Your Questions about Cremation…Answered

For families in Springfield and Sherman, the choice of whether to have a traditional burial or cremation can be very personal. You have to take into consideration preferences, religious and cultural beliefs, and budget. At Staab Funeral Homes, we believe, ultimately, you have to decide what makes sense for you and your family.

With more people choosing cremation, it is important to be informed before making any decisions about funeral arrangements. If you are considering cremation, you might be unsure if you can have a visitation or funeral service with cremation. Perhaps you have questions about how it’s possible to create a meaningful, personalized service that still meets all your needs.

As the most preferred cremation provider in Sangamon County, our team at Staab Funeral Homes can help you determine your cremation options. To help get you started, we have provided a Q&A to guide you through some of the most commonly asked questions about cremation.

Q. Why do people choose burial versus cremation?

A. An individual’s choice of burial over cremation is often based on family traditions and/or family beliefs. Often, this choice is directly related to one’s religion.

Q. Can there be a funeral with cremation?

A. Yes, based on the needs of the family. A family can decide where in the funeral process they want the cremation to occur. Cremation can occur immediately with no visitation, after a private visitation, or after a traditional visitation. State laws typically dictate a waiting period before cremation can occur. During this time, very close family and friends often request a final viewing. Our funeral directors can take care of any of your requests. The memorial service is a gathering which differs from a funeral only in that the deceased is not present. Clergy may be present to contribute verbal support or to offer a prayer. Other speakers can also preside.

Q. Can the body be present at a funeral with cremation?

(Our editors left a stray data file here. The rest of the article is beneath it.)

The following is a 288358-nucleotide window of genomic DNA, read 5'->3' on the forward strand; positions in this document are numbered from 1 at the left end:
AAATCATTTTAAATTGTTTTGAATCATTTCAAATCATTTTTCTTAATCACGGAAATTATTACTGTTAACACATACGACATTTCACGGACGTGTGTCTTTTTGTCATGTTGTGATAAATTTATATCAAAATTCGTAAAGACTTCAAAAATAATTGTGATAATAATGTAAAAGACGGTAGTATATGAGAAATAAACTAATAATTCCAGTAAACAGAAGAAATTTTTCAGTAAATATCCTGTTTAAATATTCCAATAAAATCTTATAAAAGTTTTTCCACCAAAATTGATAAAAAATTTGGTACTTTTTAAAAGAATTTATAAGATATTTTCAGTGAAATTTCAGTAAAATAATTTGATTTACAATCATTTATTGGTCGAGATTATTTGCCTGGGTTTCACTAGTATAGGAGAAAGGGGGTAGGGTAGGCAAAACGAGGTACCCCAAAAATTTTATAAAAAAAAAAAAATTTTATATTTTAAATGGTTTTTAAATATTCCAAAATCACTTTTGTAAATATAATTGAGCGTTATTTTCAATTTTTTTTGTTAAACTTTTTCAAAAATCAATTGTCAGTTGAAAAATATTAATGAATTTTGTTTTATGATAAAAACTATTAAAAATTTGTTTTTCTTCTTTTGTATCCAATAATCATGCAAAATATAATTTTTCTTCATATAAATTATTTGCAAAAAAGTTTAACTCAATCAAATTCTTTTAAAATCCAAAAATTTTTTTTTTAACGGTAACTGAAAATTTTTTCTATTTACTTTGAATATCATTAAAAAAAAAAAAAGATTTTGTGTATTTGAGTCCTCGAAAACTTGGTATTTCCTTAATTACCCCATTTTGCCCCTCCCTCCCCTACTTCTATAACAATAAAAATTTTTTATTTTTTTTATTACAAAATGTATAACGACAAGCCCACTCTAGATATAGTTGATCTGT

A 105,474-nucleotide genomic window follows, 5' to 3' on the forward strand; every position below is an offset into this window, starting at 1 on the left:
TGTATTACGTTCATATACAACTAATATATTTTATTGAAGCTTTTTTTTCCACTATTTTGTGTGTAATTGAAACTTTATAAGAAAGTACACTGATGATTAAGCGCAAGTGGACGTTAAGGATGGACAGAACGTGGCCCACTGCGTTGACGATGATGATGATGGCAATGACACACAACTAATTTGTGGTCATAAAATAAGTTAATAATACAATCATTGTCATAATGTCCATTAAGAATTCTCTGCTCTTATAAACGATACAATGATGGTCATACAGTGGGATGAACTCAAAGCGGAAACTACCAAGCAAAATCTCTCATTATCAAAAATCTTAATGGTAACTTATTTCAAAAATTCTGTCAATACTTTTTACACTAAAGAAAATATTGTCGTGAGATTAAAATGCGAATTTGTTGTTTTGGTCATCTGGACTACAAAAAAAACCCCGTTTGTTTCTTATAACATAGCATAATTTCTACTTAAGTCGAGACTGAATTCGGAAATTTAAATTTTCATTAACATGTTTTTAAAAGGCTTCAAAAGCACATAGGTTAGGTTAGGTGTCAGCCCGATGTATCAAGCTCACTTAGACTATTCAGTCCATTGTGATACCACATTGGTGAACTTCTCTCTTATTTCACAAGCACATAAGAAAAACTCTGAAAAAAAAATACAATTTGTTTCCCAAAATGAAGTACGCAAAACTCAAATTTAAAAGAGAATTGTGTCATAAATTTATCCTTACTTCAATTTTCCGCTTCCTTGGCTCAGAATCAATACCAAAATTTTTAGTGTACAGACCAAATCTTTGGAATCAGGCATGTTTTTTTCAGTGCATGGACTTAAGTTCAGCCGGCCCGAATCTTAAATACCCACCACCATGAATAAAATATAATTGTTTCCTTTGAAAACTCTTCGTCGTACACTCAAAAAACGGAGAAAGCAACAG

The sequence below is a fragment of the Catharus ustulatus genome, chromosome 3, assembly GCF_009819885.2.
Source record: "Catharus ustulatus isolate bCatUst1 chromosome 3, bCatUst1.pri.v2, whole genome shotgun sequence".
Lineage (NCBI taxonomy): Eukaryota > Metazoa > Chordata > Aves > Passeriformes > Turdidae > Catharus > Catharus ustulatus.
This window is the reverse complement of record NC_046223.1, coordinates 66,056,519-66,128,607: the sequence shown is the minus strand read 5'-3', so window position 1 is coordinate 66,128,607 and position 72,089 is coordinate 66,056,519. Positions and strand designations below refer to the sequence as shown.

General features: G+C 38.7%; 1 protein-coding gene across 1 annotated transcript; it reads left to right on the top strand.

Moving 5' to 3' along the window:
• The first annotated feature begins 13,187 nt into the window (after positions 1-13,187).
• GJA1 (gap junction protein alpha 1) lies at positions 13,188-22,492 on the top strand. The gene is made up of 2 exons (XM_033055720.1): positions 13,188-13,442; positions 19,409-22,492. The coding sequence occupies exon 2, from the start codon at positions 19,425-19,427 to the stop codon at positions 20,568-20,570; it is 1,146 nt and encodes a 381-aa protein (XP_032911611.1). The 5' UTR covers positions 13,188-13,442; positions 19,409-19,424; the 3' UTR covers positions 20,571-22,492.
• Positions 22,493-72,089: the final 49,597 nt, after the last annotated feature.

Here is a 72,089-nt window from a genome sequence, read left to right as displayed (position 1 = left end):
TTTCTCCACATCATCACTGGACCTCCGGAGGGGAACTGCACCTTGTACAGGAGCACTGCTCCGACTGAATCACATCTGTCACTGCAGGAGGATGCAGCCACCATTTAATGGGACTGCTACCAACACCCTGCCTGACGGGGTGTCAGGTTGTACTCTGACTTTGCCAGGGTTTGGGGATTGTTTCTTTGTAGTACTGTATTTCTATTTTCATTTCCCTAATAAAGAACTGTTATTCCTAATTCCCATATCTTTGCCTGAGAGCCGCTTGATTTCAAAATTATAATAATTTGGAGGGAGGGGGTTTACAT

A. Probably the biggest misconception about cremation is that there can be no funeral if cremation is chosen. Nothing could be further from the truth. In fact, most people choosing cremation prefer to have a funeral with cremation afterwards. Many experts in the field of psychology recommend a funeral service as a way help with the grieving process. They feel the process helps loved ones move ahead with their lives following a loss.

Q. Do you need a casket for a cremation?

A. When there is a funeral, a container is necessary to transport the deceased to the crematory. Many crematories require a rigid container. Unique casket designs and cremation containers also allow family members a tangible way to express their care while adding beauty to the ceremony. We will explain your various casket and cremation container options for use in a funeral or memorial service.

Q. Can you be cremated and go to a government cemetery?

A. Yes. A very common disposition choice for cremated remains is burial, also known as interment. In this way, family members can be placed to rest near one another, even if another family member has not chosen cremation. The gravesite provides a permanent location to visit on important occasions such as anniversaries and holidays. Burial can be in a cemetery space, urn garden, or private crypt. A columbarium niche is a similar choice for the person preferring cremation. The selected niche is identified with a nameplate listing dates of birth and death. The columbarium offers families a place to visit and remember on special holidays and other important times.

While there are many memorial options, the team at Staab Funeral Homes knows there is one that is perfect for you or your loved one. Contact us today, and we will help discover whether cremation is right for you.

 

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